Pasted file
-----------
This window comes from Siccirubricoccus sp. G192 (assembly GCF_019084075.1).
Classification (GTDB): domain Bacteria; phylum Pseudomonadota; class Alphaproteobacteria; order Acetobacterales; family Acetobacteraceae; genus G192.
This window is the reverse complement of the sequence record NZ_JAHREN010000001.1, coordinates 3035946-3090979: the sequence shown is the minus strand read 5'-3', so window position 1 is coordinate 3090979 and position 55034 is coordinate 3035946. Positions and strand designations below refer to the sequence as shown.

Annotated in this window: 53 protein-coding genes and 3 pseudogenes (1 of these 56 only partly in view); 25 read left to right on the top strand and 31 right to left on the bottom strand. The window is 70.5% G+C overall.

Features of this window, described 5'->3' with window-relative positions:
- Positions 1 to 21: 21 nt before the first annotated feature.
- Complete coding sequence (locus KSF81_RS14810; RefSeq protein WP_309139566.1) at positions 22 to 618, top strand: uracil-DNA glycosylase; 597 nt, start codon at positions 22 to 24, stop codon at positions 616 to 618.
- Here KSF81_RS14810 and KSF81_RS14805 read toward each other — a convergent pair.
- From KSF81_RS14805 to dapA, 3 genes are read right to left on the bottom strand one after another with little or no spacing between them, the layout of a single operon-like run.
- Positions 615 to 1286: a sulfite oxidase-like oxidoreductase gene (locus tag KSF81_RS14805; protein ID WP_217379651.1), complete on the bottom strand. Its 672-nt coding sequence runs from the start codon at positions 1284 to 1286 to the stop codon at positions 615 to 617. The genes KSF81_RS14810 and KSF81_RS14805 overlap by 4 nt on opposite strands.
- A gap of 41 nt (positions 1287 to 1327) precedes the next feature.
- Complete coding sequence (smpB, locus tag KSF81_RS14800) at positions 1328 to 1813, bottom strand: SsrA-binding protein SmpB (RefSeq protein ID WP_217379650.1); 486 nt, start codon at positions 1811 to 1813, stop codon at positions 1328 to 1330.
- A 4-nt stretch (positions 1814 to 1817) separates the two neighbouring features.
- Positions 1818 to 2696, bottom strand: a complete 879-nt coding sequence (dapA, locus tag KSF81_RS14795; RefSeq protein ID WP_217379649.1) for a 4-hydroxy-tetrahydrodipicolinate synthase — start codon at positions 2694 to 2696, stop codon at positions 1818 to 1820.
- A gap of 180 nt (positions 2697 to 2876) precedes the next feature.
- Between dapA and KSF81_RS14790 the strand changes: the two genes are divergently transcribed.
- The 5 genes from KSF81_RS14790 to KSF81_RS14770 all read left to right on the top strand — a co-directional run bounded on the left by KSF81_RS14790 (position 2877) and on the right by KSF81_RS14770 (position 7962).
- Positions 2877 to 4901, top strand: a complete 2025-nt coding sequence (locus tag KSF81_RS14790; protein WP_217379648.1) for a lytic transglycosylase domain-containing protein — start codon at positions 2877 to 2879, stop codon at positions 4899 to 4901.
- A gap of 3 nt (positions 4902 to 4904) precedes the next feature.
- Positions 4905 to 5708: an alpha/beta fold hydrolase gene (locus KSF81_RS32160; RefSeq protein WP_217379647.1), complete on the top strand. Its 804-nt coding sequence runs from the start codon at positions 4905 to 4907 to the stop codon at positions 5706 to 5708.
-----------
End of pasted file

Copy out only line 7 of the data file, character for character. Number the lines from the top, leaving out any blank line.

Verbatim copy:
- Complete coding sequence (locus KSF81_RS14810; RefSeq protein WP_309139566.1) at positions 22 to 618, top strand: uracil-DNA glycosylase; 597 nt, start codon at positions 22 to 24, stop codon at positions 616 to 618.